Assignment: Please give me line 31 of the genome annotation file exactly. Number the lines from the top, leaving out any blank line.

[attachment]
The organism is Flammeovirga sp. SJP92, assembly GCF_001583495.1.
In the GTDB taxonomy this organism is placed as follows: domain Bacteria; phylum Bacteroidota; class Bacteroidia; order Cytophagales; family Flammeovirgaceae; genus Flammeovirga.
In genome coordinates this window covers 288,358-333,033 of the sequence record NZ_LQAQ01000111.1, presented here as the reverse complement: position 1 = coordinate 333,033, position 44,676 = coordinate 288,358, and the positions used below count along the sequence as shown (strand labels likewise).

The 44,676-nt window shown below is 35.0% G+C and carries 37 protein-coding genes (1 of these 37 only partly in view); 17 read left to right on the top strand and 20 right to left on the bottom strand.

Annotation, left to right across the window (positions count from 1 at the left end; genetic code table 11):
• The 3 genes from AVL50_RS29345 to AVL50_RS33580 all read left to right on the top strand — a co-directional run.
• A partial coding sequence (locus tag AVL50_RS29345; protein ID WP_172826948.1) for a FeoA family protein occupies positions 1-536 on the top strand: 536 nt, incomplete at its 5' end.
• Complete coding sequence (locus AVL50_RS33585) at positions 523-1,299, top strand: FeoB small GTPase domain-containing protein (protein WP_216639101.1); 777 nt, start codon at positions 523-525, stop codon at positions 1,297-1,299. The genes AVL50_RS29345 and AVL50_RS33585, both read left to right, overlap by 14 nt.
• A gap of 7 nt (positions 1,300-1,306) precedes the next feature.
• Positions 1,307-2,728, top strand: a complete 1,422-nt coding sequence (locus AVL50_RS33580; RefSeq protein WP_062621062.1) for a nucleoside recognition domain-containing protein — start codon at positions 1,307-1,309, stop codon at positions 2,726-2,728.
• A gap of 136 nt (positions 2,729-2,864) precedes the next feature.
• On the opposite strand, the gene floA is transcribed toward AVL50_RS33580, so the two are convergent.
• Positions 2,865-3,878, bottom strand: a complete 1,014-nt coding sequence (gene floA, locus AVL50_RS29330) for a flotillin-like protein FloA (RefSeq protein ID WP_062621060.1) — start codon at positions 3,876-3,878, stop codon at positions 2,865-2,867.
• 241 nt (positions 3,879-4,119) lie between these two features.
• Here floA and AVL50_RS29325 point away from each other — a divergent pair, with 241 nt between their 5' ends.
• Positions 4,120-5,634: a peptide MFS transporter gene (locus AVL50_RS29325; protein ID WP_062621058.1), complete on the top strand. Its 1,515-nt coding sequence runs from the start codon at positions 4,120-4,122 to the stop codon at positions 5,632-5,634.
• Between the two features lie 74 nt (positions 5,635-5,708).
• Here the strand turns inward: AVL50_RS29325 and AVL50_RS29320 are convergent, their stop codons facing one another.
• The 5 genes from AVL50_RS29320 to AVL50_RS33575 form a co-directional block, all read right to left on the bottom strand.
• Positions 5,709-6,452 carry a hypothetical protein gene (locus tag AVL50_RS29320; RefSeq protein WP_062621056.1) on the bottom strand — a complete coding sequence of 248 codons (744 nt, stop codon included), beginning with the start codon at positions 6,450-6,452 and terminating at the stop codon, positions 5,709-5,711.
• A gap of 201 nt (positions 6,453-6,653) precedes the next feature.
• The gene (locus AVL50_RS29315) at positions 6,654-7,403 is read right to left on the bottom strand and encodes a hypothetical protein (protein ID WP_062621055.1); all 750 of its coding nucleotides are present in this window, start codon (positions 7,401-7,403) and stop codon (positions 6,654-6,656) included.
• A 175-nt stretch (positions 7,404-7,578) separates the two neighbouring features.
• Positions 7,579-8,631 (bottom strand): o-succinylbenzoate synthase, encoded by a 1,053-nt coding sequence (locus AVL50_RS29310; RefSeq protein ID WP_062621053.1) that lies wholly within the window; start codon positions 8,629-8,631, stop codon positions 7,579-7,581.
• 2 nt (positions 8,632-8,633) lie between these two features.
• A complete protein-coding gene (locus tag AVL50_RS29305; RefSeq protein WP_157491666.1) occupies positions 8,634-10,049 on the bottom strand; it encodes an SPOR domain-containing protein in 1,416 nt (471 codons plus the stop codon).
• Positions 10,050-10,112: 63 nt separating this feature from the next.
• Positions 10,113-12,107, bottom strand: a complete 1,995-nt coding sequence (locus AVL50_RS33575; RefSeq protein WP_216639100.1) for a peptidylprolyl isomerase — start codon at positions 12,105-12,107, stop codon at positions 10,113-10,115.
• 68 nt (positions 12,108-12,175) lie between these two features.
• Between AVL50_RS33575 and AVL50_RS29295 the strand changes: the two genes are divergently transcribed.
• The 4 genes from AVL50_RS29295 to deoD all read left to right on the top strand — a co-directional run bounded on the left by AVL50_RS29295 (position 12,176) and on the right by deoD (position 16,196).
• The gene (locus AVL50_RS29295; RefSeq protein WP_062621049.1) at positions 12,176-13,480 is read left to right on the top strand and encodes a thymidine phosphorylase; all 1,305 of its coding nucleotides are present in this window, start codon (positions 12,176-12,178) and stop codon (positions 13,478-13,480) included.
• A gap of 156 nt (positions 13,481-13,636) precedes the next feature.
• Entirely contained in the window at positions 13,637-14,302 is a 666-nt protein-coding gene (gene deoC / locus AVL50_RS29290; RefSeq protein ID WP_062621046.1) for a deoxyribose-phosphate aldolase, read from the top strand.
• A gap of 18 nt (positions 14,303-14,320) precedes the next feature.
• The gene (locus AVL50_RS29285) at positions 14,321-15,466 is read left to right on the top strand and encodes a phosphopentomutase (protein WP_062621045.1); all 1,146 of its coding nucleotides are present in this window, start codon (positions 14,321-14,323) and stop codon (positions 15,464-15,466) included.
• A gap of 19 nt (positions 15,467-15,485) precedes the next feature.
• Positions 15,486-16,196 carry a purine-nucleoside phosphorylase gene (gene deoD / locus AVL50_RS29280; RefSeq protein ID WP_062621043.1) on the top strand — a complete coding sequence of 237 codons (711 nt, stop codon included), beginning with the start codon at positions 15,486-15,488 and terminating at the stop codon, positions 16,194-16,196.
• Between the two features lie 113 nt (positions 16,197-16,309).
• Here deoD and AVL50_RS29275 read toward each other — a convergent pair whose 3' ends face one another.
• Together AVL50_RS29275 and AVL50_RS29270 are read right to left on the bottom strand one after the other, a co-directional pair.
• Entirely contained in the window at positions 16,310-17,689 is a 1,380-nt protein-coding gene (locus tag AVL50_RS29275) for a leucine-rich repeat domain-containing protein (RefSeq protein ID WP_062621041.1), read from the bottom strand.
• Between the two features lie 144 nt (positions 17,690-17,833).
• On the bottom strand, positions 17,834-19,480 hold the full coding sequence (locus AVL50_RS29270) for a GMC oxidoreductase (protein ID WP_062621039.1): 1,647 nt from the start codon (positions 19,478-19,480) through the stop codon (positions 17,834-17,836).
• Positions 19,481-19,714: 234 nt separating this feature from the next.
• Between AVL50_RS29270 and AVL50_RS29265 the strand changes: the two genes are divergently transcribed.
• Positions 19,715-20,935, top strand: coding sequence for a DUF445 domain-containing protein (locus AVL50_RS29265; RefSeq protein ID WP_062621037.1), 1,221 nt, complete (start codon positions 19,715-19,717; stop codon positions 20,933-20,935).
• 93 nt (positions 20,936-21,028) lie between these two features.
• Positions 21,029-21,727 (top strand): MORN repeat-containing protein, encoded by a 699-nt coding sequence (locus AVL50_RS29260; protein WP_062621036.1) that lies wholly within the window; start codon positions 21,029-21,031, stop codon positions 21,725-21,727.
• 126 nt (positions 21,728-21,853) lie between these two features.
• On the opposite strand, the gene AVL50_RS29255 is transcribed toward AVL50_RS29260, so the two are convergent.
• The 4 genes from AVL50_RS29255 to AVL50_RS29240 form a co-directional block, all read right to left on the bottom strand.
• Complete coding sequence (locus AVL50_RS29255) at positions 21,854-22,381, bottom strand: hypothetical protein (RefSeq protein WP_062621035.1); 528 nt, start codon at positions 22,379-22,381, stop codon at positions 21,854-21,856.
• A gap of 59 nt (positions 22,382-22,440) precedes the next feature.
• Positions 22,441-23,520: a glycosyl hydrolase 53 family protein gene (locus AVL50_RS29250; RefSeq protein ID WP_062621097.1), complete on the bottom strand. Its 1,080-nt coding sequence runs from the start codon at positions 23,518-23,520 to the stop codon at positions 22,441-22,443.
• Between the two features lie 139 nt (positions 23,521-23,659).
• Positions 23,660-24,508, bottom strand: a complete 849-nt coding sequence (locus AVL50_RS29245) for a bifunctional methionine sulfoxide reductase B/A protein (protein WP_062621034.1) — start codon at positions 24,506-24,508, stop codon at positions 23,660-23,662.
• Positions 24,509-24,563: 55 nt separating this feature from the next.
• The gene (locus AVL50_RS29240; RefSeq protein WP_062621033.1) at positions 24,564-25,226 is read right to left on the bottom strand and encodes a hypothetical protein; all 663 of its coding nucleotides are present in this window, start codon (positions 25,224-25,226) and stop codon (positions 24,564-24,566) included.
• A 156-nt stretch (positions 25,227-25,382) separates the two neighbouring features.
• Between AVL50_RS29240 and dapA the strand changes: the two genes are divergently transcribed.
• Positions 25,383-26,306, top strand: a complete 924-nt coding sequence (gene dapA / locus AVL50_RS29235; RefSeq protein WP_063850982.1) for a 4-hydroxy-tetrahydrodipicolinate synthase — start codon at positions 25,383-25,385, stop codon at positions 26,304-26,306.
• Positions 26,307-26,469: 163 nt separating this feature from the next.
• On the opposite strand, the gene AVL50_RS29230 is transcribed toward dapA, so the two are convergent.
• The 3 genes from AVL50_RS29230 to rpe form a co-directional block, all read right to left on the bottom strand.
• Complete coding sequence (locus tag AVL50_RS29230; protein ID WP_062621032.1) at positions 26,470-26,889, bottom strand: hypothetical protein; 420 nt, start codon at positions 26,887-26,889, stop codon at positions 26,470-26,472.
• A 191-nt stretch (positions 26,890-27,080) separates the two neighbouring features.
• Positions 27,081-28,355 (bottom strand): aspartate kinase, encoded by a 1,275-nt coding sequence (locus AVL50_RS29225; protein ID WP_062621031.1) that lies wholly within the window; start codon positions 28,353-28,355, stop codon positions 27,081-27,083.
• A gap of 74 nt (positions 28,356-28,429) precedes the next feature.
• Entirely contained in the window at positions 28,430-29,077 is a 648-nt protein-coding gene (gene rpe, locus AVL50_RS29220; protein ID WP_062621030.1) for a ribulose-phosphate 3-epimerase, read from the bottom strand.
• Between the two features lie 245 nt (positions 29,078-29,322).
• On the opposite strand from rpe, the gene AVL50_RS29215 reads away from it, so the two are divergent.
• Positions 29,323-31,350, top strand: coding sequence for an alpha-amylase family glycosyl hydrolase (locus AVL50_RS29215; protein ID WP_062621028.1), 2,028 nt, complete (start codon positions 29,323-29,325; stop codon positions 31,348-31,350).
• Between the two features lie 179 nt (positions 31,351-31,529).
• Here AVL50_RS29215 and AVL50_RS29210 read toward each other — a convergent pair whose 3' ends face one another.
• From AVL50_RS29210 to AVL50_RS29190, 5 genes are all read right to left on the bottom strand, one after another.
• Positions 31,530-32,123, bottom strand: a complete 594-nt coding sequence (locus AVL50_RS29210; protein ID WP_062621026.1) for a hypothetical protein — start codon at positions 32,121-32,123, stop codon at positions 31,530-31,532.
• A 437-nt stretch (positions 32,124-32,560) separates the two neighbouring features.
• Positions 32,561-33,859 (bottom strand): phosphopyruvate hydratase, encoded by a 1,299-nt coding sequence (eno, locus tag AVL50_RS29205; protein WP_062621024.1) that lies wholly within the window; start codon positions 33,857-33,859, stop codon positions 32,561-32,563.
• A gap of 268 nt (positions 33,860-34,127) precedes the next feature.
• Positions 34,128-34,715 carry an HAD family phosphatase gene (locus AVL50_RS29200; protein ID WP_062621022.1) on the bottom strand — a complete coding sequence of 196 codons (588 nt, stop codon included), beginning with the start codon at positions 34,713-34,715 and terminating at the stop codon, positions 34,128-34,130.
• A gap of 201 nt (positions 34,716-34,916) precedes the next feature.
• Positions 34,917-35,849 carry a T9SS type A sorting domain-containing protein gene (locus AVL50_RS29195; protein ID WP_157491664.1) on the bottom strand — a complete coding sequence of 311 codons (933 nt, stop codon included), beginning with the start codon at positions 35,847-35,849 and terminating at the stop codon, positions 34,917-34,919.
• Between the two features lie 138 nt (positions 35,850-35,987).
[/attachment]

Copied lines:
• The 4 genes from AVL50_RS29295 to deoD all read left to right on the top strand — a co-directional run bounded on the left by AVL50_RS29295 (position 12,176) and on the right by deoD (position 16,196).